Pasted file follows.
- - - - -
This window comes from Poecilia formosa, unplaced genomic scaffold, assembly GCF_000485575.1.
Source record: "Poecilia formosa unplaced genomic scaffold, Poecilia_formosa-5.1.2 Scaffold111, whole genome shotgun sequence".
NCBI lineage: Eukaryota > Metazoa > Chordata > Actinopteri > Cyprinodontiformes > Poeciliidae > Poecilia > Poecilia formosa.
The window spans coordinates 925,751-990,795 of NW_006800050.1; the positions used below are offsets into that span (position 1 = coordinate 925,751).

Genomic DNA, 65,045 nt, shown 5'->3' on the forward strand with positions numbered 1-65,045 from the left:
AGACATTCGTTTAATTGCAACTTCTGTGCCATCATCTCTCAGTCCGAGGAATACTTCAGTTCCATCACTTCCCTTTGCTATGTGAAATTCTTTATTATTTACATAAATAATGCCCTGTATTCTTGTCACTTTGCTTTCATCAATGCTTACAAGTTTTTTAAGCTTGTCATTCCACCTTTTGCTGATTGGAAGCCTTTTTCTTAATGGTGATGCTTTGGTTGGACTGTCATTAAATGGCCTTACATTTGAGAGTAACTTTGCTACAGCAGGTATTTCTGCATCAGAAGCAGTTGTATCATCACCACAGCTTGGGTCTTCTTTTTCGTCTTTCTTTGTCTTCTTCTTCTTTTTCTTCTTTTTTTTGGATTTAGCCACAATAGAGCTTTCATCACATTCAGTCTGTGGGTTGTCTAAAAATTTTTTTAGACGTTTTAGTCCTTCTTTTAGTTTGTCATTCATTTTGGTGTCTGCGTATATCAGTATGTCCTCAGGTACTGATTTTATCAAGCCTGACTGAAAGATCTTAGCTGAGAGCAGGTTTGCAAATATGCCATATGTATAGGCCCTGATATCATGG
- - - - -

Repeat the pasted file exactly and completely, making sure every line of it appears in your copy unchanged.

This window comes from Poecilia formosa, unplaced genomic scaffold, assembly GCF_000485575.1.
Source record: "Poecilia formosa unplaced genomic scaffold, Poecilia_formosa-5.1.2 Scaffold111, whole genome shotgun sequence".
NCBI lineage: Eukaryota > Metazoa > Chordata > Actinopteri > Cyprinodontiformes > Poeciliidae > Poecilia > Poecilia formosa.
The window spans coordinates 925,751-990,795 of NW_006800050.1; the positions used below are offsets into that span (position 1 = coordinate 925,751).

Genomic DNA, 65,045 nt, shown 5'->3' on the forward strand with positions numbered 1-65,045 from the left:
AGACATTCGTTTAATTGCAACTTCTGTGCCATCATCTCTCAGTCCGAGGAATACTTCAGTTCCATCACTTCCCTTTGCTATGTGAAATTCTTTATTATTTACATAAATAATGCCCTGTATTCTTGTCACTTTGCTTTCATCAATGCTTACAAGTTTTTTAAGCTTGTCATTCCACCTTTTGCTGATTGGAAGCCTTTTTCTTAATGGTGATGCTTTGGTTGGACTGTCATTAAATGGCCTTACATTTGAGAGTAACTTTGCTACAGCAGGTATTTCTGCATCAGAAGCAGTTGTATCATCACCACAGCTTGGGTCTTCTTTTTCGTCTTTCTTTGTCTTCTTCTTCTTTTTCTTCTTTTTTTTGGATTTAGCCACAATAGAGCTTTCATCACATTCAGTCTGTGGGTTGTCTAAAAATTTTTTTAGACGTTTTAGTCCTTCTTTTAGTTTGTCATTCATTTTGGTGTCTGCGTATATCAGTATGTCCTCAGGTACTGATTTTATCAAGCCTGACTGAAAGATCTTAGCTGAGAGCAGGTTTGCAAATATGCCATATGTATAGGCCCTGATATCATGG